Nashville Civil Rights Room is a hidden treasure

The lunch counter at Woolworth's in downtown Nashville was a site for a sit-in in February 1960. (Photo: Nashville Public Library)

If you’re young or new to town and want to know more about the Civil Rights movement and how it impacted Nashville, a room at the downtown Nashville library is the perfect place to learn.

On the second floor inside the Civil Rights Room, Dr. Martin Luther King Jr. greets you with his word.

Nashville was one of the centers of the movement 58 years ago.

Andrea Blackman runs the room at the Nashville Public Library’s downtown location. She’s been there for 15 years and hopes you came to visit for one reason.

“To ask themselves what was the Civil Rights movement, what did it all mean and how is it relevant to them,” said Blackman.

They created the downtown lunch counter, which will make more sense when you see what happened around them.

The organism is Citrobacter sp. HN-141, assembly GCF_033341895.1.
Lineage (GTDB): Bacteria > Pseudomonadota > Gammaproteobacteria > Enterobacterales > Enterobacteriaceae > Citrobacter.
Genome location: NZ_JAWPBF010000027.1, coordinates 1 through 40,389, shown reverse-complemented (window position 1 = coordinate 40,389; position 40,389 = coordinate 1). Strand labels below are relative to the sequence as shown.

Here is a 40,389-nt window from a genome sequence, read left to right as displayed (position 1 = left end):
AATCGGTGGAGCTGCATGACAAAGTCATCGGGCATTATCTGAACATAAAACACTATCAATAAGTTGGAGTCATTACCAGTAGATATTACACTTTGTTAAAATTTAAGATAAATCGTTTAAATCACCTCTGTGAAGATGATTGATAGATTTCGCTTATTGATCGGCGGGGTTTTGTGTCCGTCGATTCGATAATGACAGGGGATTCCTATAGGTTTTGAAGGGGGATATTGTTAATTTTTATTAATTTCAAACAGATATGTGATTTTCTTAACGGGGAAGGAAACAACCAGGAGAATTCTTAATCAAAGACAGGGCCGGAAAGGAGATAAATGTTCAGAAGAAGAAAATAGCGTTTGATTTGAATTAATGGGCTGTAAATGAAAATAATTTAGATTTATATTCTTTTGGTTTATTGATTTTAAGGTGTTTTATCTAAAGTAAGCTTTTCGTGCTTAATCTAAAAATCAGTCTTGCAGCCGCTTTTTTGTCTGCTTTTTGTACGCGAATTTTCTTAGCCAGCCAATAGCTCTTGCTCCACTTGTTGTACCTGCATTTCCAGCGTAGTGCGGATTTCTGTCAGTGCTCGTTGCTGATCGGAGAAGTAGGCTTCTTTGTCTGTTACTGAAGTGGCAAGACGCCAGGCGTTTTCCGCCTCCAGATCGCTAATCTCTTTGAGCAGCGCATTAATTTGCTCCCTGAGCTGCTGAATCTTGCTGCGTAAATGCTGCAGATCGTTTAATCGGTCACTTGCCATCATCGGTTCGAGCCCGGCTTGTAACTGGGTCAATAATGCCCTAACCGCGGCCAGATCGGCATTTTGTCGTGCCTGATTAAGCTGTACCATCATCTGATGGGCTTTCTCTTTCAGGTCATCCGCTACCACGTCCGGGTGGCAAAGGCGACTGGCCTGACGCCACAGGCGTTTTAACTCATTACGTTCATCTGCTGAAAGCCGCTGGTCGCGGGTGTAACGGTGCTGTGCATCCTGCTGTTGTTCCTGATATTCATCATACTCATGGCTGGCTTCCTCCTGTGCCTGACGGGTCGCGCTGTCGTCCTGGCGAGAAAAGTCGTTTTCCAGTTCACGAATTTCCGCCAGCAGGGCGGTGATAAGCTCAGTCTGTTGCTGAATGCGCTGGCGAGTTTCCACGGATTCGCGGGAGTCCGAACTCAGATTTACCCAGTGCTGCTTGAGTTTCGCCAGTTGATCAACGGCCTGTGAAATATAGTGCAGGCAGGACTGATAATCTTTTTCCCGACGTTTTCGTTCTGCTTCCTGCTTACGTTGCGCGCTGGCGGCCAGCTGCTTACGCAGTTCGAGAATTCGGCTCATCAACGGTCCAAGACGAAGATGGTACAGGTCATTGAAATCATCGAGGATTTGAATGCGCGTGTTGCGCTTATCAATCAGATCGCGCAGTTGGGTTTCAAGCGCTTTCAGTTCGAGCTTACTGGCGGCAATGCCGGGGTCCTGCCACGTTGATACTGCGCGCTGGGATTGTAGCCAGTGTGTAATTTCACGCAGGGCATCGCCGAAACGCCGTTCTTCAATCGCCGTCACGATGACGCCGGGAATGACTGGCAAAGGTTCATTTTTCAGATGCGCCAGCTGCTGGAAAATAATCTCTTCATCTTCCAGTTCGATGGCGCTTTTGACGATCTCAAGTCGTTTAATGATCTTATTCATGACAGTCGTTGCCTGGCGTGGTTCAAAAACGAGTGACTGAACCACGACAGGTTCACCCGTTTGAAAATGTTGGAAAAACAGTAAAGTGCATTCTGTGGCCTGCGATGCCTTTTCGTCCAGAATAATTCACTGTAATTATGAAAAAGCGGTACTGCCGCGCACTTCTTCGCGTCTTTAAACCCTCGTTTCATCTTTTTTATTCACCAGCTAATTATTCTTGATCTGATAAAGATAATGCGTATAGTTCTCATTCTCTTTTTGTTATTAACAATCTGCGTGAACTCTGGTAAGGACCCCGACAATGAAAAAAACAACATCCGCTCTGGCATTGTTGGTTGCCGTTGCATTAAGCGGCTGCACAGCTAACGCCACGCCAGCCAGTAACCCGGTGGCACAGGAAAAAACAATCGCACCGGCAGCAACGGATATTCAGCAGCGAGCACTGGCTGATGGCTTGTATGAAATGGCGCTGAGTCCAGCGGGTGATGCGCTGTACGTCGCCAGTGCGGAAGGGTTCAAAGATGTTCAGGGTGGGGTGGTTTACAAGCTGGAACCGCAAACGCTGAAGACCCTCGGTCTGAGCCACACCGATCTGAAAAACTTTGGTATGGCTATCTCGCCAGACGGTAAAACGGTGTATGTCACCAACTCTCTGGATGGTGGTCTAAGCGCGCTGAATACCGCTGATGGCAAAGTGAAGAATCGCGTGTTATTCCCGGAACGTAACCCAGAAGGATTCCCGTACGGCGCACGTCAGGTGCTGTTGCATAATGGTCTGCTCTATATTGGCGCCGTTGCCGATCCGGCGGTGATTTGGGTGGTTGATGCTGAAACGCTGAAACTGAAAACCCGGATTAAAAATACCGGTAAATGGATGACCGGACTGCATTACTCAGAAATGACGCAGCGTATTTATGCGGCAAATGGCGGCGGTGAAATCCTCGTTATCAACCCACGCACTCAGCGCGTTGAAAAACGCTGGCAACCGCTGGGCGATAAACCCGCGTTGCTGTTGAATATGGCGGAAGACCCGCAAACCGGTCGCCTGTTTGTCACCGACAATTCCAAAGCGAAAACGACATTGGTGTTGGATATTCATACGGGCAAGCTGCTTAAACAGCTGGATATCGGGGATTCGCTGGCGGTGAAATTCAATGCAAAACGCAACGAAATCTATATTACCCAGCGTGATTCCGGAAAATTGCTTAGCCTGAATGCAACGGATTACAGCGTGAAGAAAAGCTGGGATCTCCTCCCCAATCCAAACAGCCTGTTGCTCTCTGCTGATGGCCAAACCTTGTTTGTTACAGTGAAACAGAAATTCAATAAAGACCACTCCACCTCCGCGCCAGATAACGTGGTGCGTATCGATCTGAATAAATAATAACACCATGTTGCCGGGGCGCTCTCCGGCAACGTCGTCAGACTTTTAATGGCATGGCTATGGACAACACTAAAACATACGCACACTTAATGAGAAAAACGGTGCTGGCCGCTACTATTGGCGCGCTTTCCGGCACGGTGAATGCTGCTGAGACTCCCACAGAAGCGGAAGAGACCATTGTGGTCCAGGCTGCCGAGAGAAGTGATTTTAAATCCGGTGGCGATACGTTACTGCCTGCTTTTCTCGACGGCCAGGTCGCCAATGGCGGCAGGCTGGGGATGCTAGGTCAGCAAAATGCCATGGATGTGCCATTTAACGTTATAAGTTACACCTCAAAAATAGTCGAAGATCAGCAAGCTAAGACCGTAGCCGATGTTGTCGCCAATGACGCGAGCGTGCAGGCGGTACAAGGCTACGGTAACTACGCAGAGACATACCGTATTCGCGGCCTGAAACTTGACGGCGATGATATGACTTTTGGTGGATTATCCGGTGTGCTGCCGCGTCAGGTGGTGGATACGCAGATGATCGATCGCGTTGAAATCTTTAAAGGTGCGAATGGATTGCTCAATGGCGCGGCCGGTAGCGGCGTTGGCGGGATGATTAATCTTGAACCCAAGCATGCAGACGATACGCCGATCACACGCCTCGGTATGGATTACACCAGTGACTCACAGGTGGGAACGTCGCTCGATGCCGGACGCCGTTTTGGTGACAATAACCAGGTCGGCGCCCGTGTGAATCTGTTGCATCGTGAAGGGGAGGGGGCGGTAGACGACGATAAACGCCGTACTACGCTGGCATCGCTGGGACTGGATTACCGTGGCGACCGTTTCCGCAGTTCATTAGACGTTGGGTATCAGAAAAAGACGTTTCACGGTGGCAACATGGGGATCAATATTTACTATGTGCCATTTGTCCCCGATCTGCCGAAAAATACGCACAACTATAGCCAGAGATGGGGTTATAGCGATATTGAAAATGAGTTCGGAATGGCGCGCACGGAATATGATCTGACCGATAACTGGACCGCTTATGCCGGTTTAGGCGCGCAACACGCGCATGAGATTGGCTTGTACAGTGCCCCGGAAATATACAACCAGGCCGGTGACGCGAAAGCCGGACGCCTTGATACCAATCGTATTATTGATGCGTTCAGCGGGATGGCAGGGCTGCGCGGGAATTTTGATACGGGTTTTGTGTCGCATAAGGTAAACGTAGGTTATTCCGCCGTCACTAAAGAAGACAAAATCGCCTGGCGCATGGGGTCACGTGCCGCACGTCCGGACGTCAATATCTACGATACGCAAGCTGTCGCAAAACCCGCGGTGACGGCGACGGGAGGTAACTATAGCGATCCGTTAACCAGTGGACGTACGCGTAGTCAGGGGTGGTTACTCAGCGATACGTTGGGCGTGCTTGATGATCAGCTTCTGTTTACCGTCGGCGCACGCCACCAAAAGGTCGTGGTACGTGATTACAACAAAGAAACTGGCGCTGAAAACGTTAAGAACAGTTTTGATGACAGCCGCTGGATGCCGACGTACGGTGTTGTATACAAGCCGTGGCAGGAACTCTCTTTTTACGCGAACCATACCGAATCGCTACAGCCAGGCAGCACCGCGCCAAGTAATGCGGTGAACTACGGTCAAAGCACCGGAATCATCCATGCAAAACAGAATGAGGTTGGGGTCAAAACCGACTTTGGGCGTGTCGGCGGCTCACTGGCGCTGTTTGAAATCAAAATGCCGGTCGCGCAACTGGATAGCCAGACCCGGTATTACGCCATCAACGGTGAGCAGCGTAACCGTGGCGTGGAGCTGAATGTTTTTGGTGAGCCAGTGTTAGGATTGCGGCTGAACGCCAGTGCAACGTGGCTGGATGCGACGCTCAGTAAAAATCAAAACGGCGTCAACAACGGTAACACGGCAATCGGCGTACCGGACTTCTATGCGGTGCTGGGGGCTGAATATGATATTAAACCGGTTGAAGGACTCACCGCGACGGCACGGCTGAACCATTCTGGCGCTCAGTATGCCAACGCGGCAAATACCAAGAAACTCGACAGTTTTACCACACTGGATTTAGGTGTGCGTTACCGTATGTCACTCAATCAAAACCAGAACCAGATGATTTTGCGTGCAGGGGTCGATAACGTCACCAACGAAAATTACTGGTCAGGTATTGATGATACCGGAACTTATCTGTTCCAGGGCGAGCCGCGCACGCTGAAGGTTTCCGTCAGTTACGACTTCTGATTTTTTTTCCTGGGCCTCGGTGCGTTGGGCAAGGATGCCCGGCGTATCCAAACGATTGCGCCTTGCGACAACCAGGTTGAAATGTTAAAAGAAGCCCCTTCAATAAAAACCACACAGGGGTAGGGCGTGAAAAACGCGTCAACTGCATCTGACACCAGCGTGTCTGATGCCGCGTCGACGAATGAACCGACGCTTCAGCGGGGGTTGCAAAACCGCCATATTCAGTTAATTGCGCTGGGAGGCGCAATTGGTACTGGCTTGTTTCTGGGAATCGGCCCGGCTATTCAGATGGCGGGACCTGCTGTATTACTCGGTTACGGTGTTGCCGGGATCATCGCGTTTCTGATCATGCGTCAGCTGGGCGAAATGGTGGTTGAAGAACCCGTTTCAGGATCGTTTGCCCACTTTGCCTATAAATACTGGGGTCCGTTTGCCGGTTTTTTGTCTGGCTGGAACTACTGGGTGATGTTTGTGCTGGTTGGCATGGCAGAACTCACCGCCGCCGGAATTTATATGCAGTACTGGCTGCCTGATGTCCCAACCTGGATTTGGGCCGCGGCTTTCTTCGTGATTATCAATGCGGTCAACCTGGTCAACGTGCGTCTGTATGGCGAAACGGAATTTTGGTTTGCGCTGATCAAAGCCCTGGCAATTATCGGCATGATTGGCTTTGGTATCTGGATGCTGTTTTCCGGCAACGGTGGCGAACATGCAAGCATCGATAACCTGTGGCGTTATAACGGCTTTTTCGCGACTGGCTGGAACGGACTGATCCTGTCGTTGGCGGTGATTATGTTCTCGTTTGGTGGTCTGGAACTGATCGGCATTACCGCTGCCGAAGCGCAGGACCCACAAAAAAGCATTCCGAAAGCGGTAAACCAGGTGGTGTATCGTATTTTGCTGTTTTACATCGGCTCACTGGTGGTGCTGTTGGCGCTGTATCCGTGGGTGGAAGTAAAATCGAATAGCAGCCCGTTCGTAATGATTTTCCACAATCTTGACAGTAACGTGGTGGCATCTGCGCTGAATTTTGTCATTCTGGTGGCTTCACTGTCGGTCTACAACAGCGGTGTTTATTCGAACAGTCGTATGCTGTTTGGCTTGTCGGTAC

Violence met with non-violence. King’s message to student protestors, when hit, turn the other cheek and don’t hit back.

It was difficult to do, but they did.

John Lewis, then a student at Fisk University and now a Congressman, is there with the mug shot from his arrest.

It was a movement led by young people, college and high school students, and your free chance to learn all about it.

The Civil Rights room is free to everyone on the second floor in the downtown library.

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